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Post from the Past: Noises in the Night

25 August 2011

I wrote this post in May 2004, when my first born, Callum was 1 year old. It was the first – of many – “midnight scares” I have had as a parent.


It was 2am. I was sleeping like the dead. Passed out. Utterly unconsciousness from a long day’s work. I was dreaming of tropical sunsets, pineapple cocktails and 7 large Thai men massaging coconut oil into my back.

That is, until I heard a noise.

A strange, cold howling noise that made my eyelids fly open. I stared into the darkness. I didn’t dare move. I just laid very very still. WHAT THE F*** WAS THAT NOISE??

It sounded like a dying cat. A dog? No a SEAL. A BABY SEAL! THERE’S A BABY SEAL IN MY SON’S BEDROOM! I leapt up and fumbled around in the darkness as I tried to find my pants. My head was in a blur of tropical seals drinking coconut oil.

The noise was horrific. A dying baby seal, tortuously gasping for air.

I stumbled down the hall, into my baby’s room and switched on the light. There was no seal. But no seal meant MY SON was making THAT NOISE. And one year old boys are NOT supposed to sound like DYING SEALS.

I found my son, red faced and gasping for air. Was he choking? Was there something wrong with his lungs? Is he convulsing? Nothing in my entire life had prepared me for the feeling that exploded in my stomach. It was sickening.

I was frozen, trying to make sense of what I was seeing. Callum was crying. He was trying to breath in, but made barking seal noises instead. He obviously wasn’t getting enough air and was red-faced and gasping. I was horrified. Zillions of first aid steps whizzed through my head. Check for breathing. Check his air passages. Check his temperature. Good lord, it was the scariest moment in my life as a parent.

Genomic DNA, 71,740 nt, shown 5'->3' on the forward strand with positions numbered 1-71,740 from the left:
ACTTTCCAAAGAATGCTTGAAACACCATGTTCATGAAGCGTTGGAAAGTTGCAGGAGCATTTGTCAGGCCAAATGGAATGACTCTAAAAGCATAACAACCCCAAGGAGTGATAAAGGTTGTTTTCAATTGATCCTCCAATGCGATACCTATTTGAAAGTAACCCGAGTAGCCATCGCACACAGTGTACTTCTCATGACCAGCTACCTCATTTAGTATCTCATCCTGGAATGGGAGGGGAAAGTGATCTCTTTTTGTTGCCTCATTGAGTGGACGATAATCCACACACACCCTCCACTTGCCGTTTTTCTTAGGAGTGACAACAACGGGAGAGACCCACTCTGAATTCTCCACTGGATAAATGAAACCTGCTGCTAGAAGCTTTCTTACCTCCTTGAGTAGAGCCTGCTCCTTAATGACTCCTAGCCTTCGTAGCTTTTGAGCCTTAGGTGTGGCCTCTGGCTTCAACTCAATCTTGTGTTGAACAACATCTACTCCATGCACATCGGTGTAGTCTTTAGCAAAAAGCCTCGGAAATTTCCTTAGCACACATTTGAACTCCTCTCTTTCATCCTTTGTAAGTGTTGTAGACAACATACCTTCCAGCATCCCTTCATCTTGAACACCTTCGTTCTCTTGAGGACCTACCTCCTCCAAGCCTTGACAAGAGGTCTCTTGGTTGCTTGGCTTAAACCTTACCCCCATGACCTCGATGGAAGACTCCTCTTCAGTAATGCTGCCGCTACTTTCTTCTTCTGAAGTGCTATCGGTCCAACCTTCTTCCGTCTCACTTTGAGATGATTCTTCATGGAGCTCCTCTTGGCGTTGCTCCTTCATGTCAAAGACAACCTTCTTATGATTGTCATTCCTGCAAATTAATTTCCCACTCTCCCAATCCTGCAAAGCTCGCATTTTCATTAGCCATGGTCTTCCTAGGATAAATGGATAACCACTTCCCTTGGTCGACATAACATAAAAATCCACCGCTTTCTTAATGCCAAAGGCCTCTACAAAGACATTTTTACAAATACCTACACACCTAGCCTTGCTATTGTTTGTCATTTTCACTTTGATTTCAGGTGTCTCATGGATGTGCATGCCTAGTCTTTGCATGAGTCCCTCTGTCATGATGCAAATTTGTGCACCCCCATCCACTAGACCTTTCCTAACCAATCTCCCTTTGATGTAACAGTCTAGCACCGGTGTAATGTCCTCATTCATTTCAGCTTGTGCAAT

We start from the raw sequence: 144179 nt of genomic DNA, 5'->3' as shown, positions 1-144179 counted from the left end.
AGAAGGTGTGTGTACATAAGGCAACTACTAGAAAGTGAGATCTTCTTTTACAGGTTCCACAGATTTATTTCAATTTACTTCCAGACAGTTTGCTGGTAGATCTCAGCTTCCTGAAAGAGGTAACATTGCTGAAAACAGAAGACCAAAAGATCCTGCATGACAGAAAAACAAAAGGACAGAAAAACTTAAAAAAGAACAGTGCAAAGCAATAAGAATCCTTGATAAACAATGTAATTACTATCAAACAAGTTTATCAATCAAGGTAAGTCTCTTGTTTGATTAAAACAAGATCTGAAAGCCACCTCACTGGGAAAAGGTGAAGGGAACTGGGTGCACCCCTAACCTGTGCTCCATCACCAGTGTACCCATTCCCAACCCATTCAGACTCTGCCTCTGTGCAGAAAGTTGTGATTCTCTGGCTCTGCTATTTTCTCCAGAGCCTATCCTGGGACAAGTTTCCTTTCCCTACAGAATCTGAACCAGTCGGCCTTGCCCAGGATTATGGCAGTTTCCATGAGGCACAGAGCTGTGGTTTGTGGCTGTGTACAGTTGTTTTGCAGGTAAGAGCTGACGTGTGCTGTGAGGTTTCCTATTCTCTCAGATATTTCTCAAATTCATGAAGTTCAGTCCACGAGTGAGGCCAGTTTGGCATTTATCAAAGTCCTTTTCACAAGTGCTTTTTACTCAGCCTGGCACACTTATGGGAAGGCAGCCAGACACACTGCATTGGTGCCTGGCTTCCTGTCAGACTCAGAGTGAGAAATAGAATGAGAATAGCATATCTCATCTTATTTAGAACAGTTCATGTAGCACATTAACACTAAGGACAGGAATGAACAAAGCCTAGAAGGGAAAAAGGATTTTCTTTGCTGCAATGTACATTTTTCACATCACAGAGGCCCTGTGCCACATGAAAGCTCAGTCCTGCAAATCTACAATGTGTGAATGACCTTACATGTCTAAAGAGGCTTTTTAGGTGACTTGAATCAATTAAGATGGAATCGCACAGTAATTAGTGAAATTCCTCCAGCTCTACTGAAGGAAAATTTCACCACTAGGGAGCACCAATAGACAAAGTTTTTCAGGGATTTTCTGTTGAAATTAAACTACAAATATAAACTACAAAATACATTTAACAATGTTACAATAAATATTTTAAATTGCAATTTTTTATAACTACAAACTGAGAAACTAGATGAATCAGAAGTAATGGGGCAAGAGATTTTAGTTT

There was nothing stuck in his airways. He was still in control of his body. He just wasn’t getting enough air and he was freaking out.

I screamed for my husband.

I suddenly remembered reading a home remedy for a congested air passage. We grabbed Callum and ran to the shower. We turned on the hot water and hovered his head over the steam. The heat from the steam soothes the constricted muscles.

All three of us sat on the floor of our steamy bathroom.

Silent. Hearts racing. Heads dizzy from shock.

Callum started to feel feverish and started to shake.

My husband and I looked at each other sharing only one thought, “Oh god, do we really want three kids?”

Things calmed down after we took his temperature, gave him some baby panadol and called the 24 hour health nurse. I was so relieved.

Callum’s mood lifted considerably after the drugs, food and cuddles, so we decided we weren’t going to drag him to the doctor at 3am.

Which turned out to be a wise move, because he happily went back to sleep by 4am.

The next day I was still edgy and tense. I didn’t sleep well.

I was exhausted.

I told my mum about it, hoping for some sympathy and offers for babysitting. But she laughed, as she waved me off with her hands. “Aiyah, why so dramatic? No big deal lah. It happens to all babies.”

And in a matter of seconds I felt happy that I wasn’t the only mother in the world to wake up to the sound of a choking baby, and somewhat pissed off that I’ll never have an original baby story to tell the world.

It turns out that the night before, we gave Callum a whole cup of cow’s milk. He’s not allergic to cow’s milk per se. Only large quantities of it bring about a mild swelling in his throat, hence his inability to breathe properly.

Thank God I read all those parenting books with all those “stupid” home remedy tricks.